The Kids are Hungry by Hayley McKee

by Hayley McKee February 02, 2021 5 min read

The Kids are Hungry by Hayley McKee

I started Patacake to give other families a modern recipe resource to help them cook for their kids. I was getting bored with my usual cookbooks, so I collated delicious recipe finds from multiple blogs, edited them for tiny tastebuds and shared them with other busy parents.

All the recipes champion home meals that are unprocessed, nutritious and energy-packed –but not over-reliant on expensive ingredients or complicated methods. Patacake is an emergency destination for when you get stuck in a rut.

Hand-in-hand with the recipe collection, are the interviews I have with real, busy families from diverse cultures and communities. This is my chance to ask other common folks about how they keep cool in the kitchen, juggling a myriad of mealtime requests, and clinging on to their joy for cooking.

These family interviews have taught me new ways to get things done quickly – especially during after-school or kinder pick-up hanger attacks. This article is a compilation of tips and tricks for maintaining back-to-school sanity.


Attitude check

Thankfully, many parents I interviewed have had the foresight to adjust their expectations to match the reality of running a busy household or accommodating allergies/ fussy eating. Sometimes you’ll be incredibly organised, other times you’ll need to wing it.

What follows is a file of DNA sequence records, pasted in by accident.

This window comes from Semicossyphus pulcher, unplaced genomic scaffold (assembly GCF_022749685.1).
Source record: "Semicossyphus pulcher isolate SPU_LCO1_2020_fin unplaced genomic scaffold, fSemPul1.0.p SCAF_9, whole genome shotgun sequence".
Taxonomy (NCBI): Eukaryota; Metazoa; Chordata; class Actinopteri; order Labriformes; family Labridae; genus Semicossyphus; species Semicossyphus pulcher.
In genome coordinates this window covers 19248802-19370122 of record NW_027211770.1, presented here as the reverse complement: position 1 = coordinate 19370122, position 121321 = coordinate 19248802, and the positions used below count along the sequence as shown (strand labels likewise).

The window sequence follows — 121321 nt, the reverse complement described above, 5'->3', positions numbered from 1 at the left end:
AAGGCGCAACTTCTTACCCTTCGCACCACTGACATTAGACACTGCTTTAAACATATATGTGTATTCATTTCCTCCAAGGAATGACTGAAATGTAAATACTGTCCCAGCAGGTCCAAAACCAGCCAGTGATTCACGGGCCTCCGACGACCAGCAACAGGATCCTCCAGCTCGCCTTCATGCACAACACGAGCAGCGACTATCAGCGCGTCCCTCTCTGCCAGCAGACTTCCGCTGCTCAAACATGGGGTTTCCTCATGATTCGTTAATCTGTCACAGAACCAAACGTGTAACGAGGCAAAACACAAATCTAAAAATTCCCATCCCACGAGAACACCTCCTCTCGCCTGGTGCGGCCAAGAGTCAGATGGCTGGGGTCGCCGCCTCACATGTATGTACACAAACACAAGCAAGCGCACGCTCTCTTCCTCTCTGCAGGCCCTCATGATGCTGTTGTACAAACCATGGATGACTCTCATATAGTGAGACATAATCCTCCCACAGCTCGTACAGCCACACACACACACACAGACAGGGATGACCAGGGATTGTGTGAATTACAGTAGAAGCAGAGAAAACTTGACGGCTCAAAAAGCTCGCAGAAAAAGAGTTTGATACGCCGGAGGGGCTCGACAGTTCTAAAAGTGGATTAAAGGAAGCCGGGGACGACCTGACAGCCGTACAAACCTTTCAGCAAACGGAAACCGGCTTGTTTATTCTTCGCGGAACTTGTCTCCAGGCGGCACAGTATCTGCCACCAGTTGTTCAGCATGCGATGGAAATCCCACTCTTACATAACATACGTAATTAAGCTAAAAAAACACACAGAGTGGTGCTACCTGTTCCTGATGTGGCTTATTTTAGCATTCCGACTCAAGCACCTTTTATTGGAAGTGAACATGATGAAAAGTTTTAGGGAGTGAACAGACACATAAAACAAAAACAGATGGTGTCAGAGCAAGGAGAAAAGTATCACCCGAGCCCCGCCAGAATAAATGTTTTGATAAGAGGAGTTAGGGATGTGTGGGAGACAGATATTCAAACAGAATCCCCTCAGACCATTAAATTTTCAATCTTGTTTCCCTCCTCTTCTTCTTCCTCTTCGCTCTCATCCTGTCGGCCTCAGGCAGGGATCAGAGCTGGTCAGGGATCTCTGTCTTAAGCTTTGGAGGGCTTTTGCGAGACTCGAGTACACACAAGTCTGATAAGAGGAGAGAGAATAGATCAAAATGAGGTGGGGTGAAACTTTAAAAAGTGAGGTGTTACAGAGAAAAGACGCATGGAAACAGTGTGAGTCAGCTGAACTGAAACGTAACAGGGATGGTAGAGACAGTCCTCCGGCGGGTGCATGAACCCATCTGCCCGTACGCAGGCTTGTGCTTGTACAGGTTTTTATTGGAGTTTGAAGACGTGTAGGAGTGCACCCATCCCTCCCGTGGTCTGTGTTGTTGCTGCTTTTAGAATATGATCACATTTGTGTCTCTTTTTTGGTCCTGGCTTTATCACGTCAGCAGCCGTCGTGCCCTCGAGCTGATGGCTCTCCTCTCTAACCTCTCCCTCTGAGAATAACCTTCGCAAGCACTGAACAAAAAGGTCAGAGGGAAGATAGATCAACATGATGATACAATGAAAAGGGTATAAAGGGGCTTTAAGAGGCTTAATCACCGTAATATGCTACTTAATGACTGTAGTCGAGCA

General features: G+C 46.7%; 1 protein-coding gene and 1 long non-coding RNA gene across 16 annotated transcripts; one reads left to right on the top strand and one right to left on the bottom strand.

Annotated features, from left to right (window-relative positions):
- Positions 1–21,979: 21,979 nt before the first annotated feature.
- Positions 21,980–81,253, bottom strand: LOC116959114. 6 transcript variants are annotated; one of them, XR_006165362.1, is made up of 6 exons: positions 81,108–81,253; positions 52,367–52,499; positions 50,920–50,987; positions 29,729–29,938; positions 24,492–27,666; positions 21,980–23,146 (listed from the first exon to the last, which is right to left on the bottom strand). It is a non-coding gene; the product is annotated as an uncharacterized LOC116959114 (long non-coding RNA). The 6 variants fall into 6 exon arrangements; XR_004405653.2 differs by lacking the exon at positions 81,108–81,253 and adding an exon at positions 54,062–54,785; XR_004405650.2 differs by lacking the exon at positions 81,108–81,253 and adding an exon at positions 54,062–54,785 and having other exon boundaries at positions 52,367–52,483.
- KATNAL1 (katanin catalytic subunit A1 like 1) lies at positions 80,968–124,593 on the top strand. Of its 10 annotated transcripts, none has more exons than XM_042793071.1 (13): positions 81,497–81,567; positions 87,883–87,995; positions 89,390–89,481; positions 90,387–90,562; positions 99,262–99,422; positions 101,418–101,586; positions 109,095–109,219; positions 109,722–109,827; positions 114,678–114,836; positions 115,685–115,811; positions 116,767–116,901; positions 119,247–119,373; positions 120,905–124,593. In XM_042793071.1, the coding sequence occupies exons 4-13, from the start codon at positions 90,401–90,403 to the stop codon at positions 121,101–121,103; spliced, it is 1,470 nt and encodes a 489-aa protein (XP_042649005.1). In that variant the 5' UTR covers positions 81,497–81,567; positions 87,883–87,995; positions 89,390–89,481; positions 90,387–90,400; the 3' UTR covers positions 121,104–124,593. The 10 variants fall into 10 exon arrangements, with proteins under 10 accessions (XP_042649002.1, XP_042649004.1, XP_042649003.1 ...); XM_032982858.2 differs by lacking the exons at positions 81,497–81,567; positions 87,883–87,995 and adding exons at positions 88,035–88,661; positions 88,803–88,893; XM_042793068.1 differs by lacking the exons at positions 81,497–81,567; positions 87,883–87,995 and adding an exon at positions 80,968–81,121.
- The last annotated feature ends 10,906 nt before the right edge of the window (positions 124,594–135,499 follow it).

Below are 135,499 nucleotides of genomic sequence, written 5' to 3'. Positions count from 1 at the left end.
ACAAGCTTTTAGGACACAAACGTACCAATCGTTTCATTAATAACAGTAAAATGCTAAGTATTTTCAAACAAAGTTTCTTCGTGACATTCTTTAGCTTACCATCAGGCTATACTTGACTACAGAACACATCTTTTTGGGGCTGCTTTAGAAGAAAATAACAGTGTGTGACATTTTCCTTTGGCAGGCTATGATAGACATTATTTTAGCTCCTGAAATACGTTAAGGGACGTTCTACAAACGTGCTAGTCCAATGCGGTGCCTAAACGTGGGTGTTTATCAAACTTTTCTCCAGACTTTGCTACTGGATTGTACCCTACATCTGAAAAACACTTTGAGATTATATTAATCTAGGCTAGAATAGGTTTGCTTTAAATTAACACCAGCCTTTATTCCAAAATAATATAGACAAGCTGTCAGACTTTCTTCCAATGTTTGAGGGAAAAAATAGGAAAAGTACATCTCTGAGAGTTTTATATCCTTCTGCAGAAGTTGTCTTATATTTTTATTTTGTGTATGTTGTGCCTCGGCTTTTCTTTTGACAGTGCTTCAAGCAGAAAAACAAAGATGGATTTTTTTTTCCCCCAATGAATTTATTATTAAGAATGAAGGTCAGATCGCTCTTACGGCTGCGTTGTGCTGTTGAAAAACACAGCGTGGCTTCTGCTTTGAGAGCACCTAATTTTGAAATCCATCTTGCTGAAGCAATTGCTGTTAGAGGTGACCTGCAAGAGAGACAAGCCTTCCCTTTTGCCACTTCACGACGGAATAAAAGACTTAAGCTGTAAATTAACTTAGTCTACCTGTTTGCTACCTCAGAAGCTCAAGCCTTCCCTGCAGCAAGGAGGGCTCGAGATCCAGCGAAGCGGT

Letting yourself have relaxed rules when it comes to making things from scratch is especially important. Short-cuts are ok! Adapt your routines around food depending on what else is going on in your world and stick to a few hits to keep dinners stress free.

“As a parent, I’ve always tried to make as much as possible from scratch. When Lili was a toddler, and I was at home with her, I was making my own bread, cheese and butter. Now that I’m working, that’s not happening. I still make sure we’re eating whole food but the meals during the week are quick and simple. I leave more complicated things to the weekend – and now I just buy the bread.” Angel Munro, Nutritionist

“I used to think that everything should be made from scratch and I now realise how ridiculous that is. When I’m home alone with the kids, I feel like all I do is prepare food. Breakfast, snack, lunch, snack, dinner, sandwich. It’s doubly exhausting when you need to make a separate meal for an extremely fussy eater, so these days I try to make things that can be served deconstructed for the fussy one but are still delicious for the rest of the fam.” Jess Prescott, Cookbook Author


Essential ingredients

Although staring into the pantry void can spark simple creations that often become the most requested by the kids, many a last-minute meal can be made from repeat-buy ingredients.

“My go-to meal is a rice cup, canned tuna, avocado, goats cheese. Prep time is two minutes, and the kids eat it. Add chilli flakes for grown-ups.” Ashe Davenport, Author

“We always like to have rice, pasta, eggs, soy sauce, bread, tinned tomatoes, vegetable stock and a jar of pasta sauce. Generally, I’ll bring home a protein to cook with, but we always have staples for a simple pasta, minestrone soup or fried rice, and a bag of frozen peas, corn and carrot in the freezer as well.” Rudin Rashid, Tattoo Artist